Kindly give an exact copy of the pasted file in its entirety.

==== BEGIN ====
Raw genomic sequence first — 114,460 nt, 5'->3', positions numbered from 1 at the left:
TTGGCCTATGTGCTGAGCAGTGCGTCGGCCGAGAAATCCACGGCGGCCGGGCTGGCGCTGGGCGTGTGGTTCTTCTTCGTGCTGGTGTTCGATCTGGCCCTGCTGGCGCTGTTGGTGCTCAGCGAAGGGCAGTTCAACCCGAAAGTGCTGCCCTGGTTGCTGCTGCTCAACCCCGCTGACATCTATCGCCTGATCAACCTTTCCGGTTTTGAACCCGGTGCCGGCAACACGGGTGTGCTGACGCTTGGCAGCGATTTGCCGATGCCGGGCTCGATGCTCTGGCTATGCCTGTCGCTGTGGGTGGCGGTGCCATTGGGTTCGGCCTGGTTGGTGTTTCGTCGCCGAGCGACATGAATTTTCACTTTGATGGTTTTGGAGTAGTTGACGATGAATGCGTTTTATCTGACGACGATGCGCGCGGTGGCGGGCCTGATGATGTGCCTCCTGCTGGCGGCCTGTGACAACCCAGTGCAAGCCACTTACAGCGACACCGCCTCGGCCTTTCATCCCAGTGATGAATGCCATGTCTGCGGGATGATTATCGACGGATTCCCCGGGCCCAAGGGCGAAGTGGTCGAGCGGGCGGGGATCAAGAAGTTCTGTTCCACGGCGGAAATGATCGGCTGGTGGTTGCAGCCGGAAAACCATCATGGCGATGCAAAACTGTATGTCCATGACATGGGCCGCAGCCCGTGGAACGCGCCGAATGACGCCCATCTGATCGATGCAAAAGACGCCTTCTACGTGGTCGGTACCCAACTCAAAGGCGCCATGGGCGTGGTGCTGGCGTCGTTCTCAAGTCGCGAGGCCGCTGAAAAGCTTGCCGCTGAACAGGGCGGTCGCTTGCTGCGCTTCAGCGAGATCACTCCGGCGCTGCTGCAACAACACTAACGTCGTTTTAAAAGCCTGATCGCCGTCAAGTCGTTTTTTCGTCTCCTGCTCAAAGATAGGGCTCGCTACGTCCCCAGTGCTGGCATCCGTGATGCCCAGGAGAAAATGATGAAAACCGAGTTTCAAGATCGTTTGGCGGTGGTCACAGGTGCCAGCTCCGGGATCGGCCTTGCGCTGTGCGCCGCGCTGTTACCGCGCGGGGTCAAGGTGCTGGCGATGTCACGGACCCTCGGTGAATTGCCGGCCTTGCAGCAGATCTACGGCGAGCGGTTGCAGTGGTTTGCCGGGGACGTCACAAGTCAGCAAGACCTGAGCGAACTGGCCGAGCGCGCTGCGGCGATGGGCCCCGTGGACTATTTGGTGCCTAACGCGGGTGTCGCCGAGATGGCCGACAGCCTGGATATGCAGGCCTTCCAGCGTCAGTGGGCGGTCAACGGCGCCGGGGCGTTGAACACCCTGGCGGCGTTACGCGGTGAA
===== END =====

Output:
Raw genomic sequence first — 114,460 nt, 5'->3', positions numbered from 1 at the left:
TTGGCCTATGTGCTGAGCAGTGCGTCGGCCGAGAAATCCACGGCGGCCGGGCTGGCGCTGGGCGTGTGGTTCTTCTTCGTGCTGGTGTTCGATCTGGCCCTGCTGGCGCTGTTGGTGCTCAGCGAAGGGCAGTTCAACCCGAAAGTGCTGCCCTGGTTGCTGCTGCTCAACCCCGCTGACATCTATCGCCTGATCAACCTTTCCGGTTTTGAACCCGGTGCCGGCAACACGGGTGTGCTGACGCTTGGCAGCGATTTGCCGATGCCGGGCTCGATGCTCTGGCTATGCCTGTCGCTGTGGGTGGCGGTGCCATTGGGTTCGGCCTGGTTGGTGTTTCGTCGCCGAGCGACATGAATTTTCACTTTGATGGTTTTGGAGTAGTTGACGATGAATGCGTTTTATCTGACGACGATGCGCGCGGTGGCGGGCCTGATGATGTGCCTCCTGCTGGCGGCCTGTGACAACCCAGTGCAAGCCACTTACAGCGACACCGCCTCGGCCTTTCATCCCAGTGATGAATGCCATGTCTGCGGGATGATTATCGACGGATTCCCCGGGCCCAAGGGCGAAGTGGTCGAGCGGGCGGGGATCAAGAAGTTCTGTTCCACGGCGGAAATGATCGGCTGGTGGTTGCAGCCGGAAAACCATCATGGCGATGCAAAACTGTATGTCCATGACATGGGCCGCAGCCCGTGGAACGCGCCGAATGACGCCCATCTGATCGATGCAAAAGACGCCTTCTACGTGGTCGGTACCCAACTCAAAGGCGCCATGGGCGTGGTGCTGGCGTCGTTCTCAAGTCGCGAGGCCGCTGAAAAGCTTGCCGCTGAACAGGGCGGTCGCTTGCTGCGCTTCAGCGAGATCACTCCGGCGCTGCTGCAACAACACTAACGTCGTTTTAAAAGCCTGATCGCCGTCAAGTCGTTTTTTCGTCTCCTGCTCAAAGATAGGGCTCGCTACGTCCCCAGTGCTGGCATCCGTGATGCCCAGGAGAAAATGATGAAAACCGAGTTTCAAGATCGTTTGGCGGTGGTCACAGGTGCCAGCTCCGGGATCGGCCTTGCGCTGTGCGCCGCGCTGTTACCGCGCGGGGTCAAGGTGCTGGCGATGTCACGGACCCTCGGTGAATTGCCGGCCTTGCAGCAGATCTACGGCGAGCGGTTGCAGTGGTTTGCCGGGGACGTCACAAGTCAGCAAGACCTGAGCGAACTGGCCGAGCGCGCTGCGGCGATGGGCCCCGTGGACTATTTGGTGCCTAACGCGGGTGTCGCCGAGATGGCCGACAGCCTGGATATGCAGGCCTTCCAGCGTCAGTGGGCGGTCAACGGCGCCGGGGCGTTGAACACCCTGGCGGCGTTACGCGGTGAA